A union is a group of employees who join together within a company to bargain collectively for better wages, stronger benefits, and safer working conditions.
What do unions do?
A union’s primary objective is to secure good contracts for its members and to enforce the provisions of that contract. The union also administers some of the contract's important benefits directly. Often these include health plans, pensions, and labor/management partnerships and trusts.
Employees who want to join the Teamsters sign a “union authorization card.” When a majority of employees sign cards, they are forwarded, in most cases, to the National Labor Relations Board (NLRB). The NLRB then schedules and conducts a secret ballot election. In some cases, when a majority of workers sign cards the company will recognize the union.
The Teamsters are committed to organizing workers that want Teamster representation. Organizing is not about holding a vote; it is about gaining a voice in the workplace.
When the NLRB conducts a union election it's a secret ballot. No one has any right to know how you voted.
Through the grievance procedure. The contract spells out what the grievance procedures are and explains how conflicts are to be resolved.
A shop steward is one of your co-workers, who acts as an agent of the union in the workplace. The union membership and the Teamster local union determines procedures for electing shop stewards and negotiates how many stewards are in each job location, shift, and department. The steward's job is to make sure your company lives up to your contract. When there is a problem with management and you need union help, your first stop should be a visit with your shop steward.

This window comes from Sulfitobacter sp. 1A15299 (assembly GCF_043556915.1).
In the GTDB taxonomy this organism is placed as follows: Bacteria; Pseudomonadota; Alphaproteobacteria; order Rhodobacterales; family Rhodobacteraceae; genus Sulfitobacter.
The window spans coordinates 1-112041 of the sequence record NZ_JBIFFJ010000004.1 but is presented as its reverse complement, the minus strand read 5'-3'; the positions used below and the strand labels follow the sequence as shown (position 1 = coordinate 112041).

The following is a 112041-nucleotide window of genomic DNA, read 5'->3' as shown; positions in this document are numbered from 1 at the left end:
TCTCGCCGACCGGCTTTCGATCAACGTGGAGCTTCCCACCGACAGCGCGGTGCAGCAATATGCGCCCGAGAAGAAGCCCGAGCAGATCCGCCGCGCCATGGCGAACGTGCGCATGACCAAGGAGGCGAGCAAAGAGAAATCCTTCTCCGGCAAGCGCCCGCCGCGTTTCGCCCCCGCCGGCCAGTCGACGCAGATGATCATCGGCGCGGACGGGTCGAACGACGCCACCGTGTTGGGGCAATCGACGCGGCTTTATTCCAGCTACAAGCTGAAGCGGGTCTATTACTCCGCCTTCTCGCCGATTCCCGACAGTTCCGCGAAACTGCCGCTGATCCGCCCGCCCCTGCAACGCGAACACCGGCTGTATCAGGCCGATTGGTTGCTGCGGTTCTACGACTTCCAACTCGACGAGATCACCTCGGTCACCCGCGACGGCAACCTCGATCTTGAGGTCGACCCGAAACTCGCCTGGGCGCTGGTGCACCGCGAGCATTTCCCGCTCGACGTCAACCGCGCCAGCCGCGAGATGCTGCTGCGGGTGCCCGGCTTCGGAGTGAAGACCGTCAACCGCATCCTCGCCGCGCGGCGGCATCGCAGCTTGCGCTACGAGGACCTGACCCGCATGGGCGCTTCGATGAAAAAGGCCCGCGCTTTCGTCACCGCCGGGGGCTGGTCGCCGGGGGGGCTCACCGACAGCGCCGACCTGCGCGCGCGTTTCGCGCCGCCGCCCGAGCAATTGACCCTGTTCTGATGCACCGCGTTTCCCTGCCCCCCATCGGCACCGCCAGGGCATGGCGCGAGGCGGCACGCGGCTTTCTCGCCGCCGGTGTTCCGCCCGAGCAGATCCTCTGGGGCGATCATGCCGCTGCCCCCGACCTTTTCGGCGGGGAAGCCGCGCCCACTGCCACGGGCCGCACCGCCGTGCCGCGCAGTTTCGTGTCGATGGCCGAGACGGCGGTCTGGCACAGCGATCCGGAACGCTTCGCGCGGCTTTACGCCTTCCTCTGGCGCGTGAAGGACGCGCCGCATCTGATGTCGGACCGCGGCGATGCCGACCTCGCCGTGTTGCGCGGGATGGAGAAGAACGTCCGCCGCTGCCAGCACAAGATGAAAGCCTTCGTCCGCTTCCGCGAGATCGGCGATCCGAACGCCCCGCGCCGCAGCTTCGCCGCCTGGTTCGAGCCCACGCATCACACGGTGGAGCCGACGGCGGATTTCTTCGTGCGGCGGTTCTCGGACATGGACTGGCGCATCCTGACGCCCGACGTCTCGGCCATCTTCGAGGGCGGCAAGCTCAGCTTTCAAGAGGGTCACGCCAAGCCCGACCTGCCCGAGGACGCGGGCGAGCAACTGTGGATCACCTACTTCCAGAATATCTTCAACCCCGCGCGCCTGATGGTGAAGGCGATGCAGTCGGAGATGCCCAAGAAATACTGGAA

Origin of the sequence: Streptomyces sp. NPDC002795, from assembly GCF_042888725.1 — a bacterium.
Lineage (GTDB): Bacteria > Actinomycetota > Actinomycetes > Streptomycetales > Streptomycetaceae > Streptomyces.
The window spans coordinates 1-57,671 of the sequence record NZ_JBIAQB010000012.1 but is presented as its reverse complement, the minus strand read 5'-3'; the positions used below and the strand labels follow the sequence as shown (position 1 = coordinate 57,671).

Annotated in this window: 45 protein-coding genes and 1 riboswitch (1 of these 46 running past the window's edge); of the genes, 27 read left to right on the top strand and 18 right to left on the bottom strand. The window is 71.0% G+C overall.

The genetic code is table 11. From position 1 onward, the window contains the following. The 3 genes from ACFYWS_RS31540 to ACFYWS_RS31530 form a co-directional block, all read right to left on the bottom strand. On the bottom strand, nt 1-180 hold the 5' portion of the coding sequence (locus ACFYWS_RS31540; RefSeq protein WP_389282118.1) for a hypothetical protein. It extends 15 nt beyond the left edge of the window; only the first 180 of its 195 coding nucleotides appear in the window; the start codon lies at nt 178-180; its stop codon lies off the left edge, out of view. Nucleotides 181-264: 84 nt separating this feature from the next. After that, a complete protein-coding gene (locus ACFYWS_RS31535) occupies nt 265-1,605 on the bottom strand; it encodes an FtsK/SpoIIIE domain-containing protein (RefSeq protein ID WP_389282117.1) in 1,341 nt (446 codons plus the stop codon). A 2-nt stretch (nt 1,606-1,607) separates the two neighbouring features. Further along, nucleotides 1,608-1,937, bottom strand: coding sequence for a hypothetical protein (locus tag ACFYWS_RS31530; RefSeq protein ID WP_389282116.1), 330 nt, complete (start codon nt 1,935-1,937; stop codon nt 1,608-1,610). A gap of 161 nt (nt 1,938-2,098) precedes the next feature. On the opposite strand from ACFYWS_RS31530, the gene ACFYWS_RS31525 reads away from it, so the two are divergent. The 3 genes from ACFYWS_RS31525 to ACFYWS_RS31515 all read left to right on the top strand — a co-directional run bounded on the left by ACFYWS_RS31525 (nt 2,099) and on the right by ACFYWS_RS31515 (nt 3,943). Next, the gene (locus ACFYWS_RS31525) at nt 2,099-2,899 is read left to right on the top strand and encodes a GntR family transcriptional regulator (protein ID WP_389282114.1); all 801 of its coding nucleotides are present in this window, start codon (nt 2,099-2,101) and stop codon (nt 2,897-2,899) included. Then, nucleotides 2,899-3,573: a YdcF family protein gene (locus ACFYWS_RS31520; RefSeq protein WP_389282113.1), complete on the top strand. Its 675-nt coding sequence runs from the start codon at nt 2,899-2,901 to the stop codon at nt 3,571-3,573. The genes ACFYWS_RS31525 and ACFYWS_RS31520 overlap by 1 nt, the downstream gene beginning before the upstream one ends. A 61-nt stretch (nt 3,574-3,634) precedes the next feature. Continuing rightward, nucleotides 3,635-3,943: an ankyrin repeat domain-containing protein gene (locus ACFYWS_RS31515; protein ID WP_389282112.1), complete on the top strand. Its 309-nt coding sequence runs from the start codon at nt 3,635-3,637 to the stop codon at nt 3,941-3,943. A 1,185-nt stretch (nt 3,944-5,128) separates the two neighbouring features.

A bargaining unit is made up of all the employees who are eligible to vote for and be in the union.
The Teamsters and the company each choose their own negotiators. The company's team is usually comprised of lawyers, local management, and upper management officials. The union team usually consists of bargaining unit employees and expert union negotiators.
Before contract talks start, the union asks you what you'd like to see in a contract. Usually the union sends out a survey to all members of a bargaining unit. Once the contract has been negotiated, it is submitted to you and your co-workers for ratification. If a majority does not approve of the contract, your negotiating team goes back to the drawing board.
Usually 3 to 5 years.
Union dues are the money you pay to the union to help pay for support staff, legal costs, negotiation costs, arbitrator's fees, etc.
The Teamsters have a structure that includes a national body, intermediaries, and local unions. Most decisions are made at the state and local union level.
The International's responsibilities include: lobbying Congress for laws that benefit workers, sending help to locals that need it, and coordinating national organizing efforts.
The whole process is open and democratic. You decide if you want to sign an authorization card. You decide whether to vote "yes" on joining the union. You decide which co-workers you want on your negotiating team. You decide what to tell your negotiators you want in a contract. You vote on the contract once it's negotiated. You vote on who will be your shop steward. You vote on who will be the officers of your local.
Page Last Updated: Jul 19, 2012 (13:41:52)